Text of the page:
Highlights of his career include solo performances with the Simón Bolívar Symphony Orchestra and the Municipal Orchestra of Caracas (Venezuela), the EAFIT University  Orchestra (Colombia), the Camerata de France (France), and the Lawrence Symphony Orchestra and the Music Institute of Chicago’s Chamber Orchestra in the US; participations in series and festivals including Salzburg, Casals, Schubert Club, New York’s Chopin & Friends, Indiana University’s Salon Latino, and Chicago’s Celebración de la Música Latinoamericana; and master classes at Bloomington, Juilliard, Michigan, Oberlin and the ASTA National Convention, as well as at many renowned programs throughout the Americas. Recent projects include world premieres of works by Ricardo Lorenz, Miguel del Águila and Reinaldo Moya, the recording of the works for cello and piano by Ricardo Lorenz with the Blue Griffin record label, the recording of an album with the Reverón Piano Trio featuring piano trios by Villa-Lobos, Ponce, and Turina with the IBS Classical record label, and a full edition of Ricardo Castro’s cello concerto commissioned by Afa Dworkin and the Sphinx Organization.

Horacio serves on the faculty of the University of North Texas, the Music Institute of Chicago and the University of Michigan’s MPulse summer institute Center Stage Strings. His students have made solo recordings, soloed nationally and internationally, attended festivals such as Kronberg, Aspen, Orford and Académie Internationale d’Été de Nice, and won awards at international and national competitions. They have continued their education at institutions including Michigan, San Francisco Conservatory, the Haute École de Musique de Lausanne in Switzerland, and Mannheim and Weimar in Germany. Some of his former students have pursued successful careers as orchestral musicians, chamber musicians, teachers, and freelancers. Others have devoted their energies to grow in other professional areas and enjoy a meaningful connection with music through the cello. 

He is the founder and artistic director of Strings of Latin America, an official partner to the Sphinx Organization with the purpose of social engagement through the promotion of diversity in the classical music world. As a part of his efforts to help diversifying the repertoire, he coauthored The Sphinx Catalog of Latin-American Cello Works, a comprehensive database with information about works for cello written by Latin American composers created in partnership with the Sphinx Organization and His pedagogic book Exercises for the Cello in Various Combinations of Double-Stops has received recognition as a significant contribution to the instrument’s literature.

He is a member of the Four Corners Ensemble and the Reverón Piano Trio. He started his musical studies in Venezuela through El Sistema, and holds degrees from the Conservatoire National de Région de Perpignan, France, the Escola de Musica de Barcelona, Spain, and the University of Michigan. He is represented by Meluk Kultur Management and Halac Artists together with his colleagues of the Reverón Piano Trio.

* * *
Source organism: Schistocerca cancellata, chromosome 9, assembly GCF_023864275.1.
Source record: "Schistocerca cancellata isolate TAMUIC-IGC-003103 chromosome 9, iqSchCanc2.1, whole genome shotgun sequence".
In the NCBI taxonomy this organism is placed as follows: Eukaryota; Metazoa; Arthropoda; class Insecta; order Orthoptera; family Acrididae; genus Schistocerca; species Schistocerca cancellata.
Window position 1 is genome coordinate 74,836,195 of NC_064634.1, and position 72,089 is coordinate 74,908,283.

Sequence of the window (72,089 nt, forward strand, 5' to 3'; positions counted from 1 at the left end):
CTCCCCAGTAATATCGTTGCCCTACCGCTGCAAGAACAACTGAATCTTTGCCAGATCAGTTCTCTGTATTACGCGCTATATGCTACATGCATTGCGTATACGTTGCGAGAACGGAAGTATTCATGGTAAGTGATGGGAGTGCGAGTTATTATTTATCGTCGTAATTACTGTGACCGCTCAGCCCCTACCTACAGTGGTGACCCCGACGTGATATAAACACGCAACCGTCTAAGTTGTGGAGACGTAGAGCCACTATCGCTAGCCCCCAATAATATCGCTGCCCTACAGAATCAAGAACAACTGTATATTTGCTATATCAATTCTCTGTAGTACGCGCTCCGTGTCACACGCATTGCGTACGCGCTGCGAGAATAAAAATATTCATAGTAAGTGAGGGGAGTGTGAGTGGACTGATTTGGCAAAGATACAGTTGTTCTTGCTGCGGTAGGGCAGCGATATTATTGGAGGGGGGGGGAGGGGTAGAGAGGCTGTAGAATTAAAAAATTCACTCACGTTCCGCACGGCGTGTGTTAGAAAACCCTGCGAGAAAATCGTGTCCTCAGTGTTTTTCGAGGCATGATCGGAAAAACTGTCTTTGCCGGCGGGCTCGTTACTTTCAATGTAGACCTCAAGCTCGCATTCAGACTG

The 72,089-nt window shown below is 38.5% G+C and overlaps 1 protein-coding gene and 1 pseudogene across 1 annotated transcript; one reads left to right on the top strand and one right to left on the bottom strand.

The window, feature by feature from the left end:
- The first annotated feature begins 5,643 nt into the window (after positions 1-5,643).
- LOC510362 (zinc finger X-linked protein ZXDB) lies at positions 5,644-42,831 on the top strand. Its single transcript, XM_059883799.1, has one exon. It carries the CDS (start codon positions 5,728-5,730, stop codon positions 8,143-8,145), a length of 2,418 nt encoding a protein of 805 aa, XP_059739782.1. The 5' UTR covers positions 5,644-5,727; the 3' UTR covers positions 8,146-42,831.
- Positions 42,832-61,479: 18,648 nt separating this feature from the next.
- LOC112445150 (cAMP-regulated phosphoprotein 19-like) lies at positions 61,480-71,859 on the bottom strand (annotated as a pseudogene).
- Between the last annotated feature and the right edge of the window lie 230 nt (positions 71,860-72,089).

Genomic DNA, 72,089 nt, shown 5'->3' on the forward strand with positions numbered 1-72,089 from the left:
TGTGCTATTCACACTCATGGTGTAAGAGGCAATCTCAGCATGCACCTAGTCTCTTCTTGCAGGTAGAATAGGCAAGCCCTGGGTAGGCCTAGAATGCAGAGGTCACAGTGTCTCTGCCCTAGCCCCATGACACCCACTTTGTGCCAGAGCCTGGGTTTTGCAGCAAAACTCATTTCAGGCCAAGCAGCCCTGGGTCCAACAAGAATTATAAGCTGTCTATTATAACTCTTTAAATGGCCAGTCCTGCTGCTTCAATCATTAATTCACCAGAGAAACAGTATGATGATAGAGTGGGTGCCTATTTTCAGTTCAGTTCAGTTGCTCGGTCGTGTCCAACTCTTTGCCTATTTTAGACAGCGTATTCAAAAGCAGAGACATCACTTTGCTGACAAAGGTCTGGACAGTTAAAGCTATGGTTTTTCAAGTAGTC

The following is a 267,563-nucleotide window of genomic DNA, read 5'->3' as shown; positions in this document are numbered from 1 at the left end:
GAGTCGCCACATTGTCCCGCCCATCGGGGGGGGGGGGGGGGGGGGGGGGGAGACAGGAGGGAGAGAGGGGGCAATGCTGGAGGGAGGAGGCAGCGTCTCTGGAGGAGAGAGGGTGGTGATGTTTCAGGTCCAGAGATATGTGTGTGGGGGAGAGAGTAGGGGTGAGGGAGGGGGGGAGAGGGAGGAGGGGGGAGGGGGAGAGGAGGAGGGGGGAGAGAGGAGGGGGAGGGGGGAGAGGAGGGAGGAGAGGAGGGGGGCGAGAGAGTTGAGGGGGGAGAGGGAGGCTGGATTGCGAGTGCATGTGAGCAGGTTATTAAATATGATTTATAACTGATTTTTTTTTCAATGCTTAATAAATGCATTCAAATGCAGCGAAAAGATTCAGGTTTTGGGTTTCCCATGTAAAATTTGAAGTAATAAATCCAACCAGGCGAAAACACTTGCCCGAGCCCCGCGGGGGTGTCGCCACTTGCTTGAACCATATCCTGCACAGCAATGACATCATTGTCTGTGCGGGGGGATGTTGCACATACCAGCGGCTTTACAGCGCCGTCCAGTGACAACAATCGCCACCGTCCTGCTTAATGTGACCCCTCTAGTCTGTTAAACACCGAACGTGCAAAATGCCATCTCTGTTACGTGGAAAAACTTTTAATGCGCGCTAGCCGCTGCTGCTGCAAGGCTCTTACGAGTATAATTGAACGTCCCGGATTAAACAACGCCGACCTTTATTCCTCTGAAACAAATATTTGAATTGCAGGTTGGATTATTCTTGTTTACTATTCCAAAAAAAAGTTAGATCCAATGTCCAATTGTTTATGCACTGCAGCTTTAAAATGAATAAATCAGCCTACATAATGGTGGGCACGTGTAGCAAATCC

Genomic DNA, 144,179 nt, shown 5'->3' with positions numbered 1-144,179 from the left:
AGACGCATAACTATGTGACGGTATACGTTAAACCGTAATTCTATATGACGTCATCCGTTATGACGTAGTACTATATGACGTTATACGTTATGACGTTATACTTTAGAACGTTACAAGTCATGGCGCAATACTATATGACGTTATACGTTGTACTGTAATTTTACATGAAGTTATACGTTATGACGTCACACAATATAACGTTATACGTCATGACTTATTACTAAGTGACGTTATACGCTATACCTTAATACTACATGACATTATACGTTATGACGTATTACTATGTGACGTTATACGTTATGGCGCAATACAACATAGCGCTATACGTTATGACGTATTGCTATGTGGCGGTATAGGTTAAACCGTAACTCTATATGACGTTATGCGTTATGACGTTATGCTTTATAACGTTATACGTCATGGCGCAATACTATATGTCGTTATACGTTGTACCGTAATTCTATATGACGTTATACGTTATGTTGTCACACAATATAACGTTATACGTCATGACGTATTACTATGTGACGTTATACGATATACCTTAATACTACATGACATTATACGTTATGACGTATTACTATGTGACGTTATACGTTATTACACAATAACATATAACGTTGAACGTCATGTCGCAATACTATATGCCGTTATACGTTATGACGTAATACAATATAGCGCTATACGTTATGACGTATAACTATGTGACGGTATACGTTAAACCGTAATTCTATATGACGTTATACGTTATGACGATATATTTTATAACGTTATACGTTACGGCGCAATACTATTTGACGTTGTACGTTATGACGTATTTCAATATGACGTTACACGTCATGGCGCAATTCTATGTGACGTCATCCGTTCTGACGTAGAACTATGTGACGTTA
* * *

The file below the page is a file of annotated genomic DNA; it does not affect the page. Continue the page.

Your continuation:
RSO symphony picture
Richardson Symphony Orchestra

Just north of Dallas and nestled in the vibrant city of Richardson, Texas, the Richardson Symphony Orchestra (RSO) embodies the essence of what it means to be a regional symphony orchestra. Led by Maestro Clay Couturiaux, the RSO’s journey is a testament to unwavering dedication and musical excellence.

Since its founding in 1961, the RSO has remained steadfast in its mission to enrich lives through the transformative power of music. From enchanting renditions of classical staples to daring explorations of contemporary works, the orchestra’s repertoire mirrors the rich tapestry of human emotion and experience.

The symphony has captivated audiences with electrifying performances, seamlessly blending precision and passion. Under Maestro Couturiaux’s guidance, each note resonates with soul-stirring depth, leaving listeners enraptured.

Beyond the concert hall, the RSO is a beacon of community engagement, nurturing young talent and enriching lives through the transformative power of music. With every crescendo, the orchestra reaffirms its status as a cultural gem, enriching the tapestry of the city of Richardson and beyond with symphonic splendor.


Program Notes from the Composer, Aaron Copland for Appalachian Spring

Although the ballet had 14 segments; the orchestral suite reduces the work down to eight continuous movements. The setting for both works is the early 19th century, on the site of a Pennsylvania farmhouse that was a wedding gift to a young couple. Copland wrote, “The bride-to-be and the young farmer-husband enact the emotions, joyful and apprehensive, which their new domestic partnership invites. An old neighbor suggests, now and then, the rocky confidence of experience. A revivalist and his followers remind the new householders of the strange and terrible aspects of human fate. At the end, the couple are left quiet and strong in their new house.” For the orchestral suite, the composer provided the following road map to guide the guest’s experience: 

I. Very slowly. Introduction of the characters, one by one, in a suffused light.
II. Fast. Sudden burst of unison strings in A major arpeggios starts the action. A sentiment both elated and religious gives the keynote to this scene.
III. Moderate. Duo for the Bride and her Intended — scene of tenderness and passion.
IV. Quite fast. The Revivalist (a member of the clergy who conducts revivals) and his flock. Folksy feeling — suggestions of square dances and country fiddlers.
V. Still faster. Solo dance of the Bride — presentiment of motherhood. Extremes of joy, fear, and wonder.
VI. Very slowly (as at first). Transition scene to music reminiscent of the introduction.
VII. Calm and flowing. Scenes of daily activity for the Bride and her Farmer husband. There are five variations on a Shaker theme. The theme, sung by a solo clarinet, was taken from a collection of Shaker melodies compiled by author Edward D. Andrews, and published under the title “The Gift to Be Simple.” The melody most borrowed and used almost literally is called “Simple Gifts.”
VIII. Moderate. Coda. The Bride takes her place among her neighbors. At the end the couple are left “quiet and strong in their new house.” Muted strings intone a hushed prayerlike chorale passage. The close is reminiscent of the opening music. 


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Nov 02 2024


7:30 pm - 9:30 pm

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Charles W. Eisemann Center
2351 Performance Drive Richardson, Texas 75082